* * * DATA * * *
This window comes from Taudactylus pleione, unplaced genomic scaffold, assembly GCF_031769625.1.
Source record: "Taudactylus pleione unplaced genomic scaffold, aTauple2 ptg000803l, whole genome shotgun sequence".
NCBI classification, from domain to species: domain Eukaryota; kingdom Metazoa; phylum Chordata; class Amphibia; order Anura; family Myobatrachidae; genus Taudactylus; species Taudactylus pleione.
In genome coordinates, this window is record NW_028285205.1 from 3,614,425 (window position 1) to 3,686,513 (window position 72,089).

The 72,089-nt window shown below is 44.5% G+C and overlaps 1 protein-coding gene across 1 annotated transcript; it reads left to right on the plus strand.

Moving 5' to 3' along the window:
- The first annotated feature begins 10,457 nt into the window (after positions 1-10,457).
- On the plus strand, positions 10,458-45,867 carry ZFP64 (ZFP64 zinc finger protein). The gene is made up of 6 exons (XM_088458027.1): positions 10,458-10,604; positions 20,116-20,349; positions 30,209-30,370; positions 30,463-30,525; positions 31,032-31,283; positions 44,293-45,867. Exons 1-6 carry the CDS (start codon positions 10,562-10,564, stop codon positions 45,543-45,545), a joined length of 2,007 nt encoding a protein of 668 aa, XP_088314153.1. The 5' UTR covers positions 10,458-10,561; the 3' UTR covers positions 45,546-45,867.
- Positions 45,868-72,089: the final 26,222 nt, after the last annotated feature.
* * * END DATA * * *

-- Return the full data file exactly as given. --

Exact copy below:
This window comes from Taudactylus pleione, unplaced genomic scaffold, assembly GCF_031769625.1.
Source record: "Taudactylus pleione unplaced genomic scaffold, aTauple2 ptg000803l, whole genome shotgun sequence".
NCBI classification, from domain to species: domain Eukaryota; kingdom Metazoa; phylum Chordata; class Amphibia; order Anura; family Myobatrachidae; genus Taudactylus; species Taudactylus pleione.
In genome coordinates, this window is record NW_028285205.1 from 3,614,425 (window position 1) to 3,686,513 (window position 72,089).

The 72,089-nt window shown below is 44.5% G+C and overlaps 1 protein-coding gene across 1 annotated transcript; it reads left to right on the plus strand.

Moving 5' to 3' along the window:
- The first annotated feature begins 10,457 nt into the window (after positions 1-10,457).
- On the plus strand, positions 10,458-45,867 carry ZFP64 (ZFP64 zinc finger protein). The gene is made up of 6 exons (XM_088458027.1): positions 10,458-10,604; positions 20,116-20,349; positions 30,209-30,370; positions 30,463-30,525; positions 31,032-31,283; positions 44,293-45,867. Exons 1-6 carry the CDS (start codon positions 10,562-10,564, stop codon positions 45,543-45,545), a joined length of 2,007 nt encoding a protein of 668 aa, XP_088314153.1. The 5' UTR covers positions 10,458-10,561; the 3' UTR covers positions 45,546-45,867.
- Positions 45,868-72,089: the final 26,222 nt, after the last annotated feature.